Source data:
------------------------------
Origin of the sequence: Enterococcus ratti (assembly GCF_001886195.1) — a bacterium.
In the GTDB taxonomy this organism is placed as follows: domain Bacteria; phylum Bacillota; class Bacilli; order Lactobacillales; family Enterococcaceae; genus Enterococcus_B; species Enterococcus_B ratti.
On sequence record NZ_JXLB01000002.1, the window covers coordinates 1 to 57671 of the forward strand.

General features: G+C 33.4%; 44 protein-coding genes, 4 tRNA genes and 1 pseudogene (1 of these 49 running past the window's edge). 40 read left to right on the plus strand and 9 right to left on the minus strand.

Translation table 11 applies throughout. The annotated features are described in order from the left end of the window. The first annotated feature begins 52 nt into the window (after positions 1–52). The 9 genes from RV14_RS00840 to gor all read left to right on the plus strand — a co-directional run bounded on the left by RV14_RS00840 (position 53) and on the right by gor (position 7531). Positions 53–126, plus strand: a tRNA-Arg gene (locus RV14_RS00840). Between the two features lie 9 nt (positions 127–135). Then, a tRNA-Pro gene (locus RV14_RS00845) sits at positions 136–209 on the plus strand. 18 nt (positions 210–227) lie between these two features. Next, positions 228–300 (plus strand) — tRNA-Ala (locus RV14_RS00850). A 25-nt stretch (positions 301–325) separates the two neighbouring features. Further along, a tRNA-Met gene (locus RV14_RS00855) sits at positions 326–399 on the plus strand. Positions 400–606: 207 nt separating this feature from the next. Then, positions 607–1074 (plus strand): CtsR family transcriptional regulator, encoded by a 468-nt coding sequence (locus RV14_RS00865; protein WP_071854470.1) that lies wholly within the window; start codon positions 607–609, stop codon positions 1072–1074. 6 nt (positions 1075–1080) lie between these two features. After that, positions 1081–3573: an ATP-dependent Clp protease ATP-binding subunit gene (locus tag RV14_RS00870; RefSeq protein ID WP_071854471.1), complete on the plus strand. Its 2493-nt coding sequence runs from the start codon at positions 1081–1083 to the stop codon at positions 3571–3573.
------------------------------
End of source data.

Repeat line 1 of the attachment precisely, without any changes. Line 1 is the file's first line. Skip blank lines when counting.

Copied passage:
Origin of the sequence: Enterococcus ratti (assembly GCF_001886195.1) — a bacterium.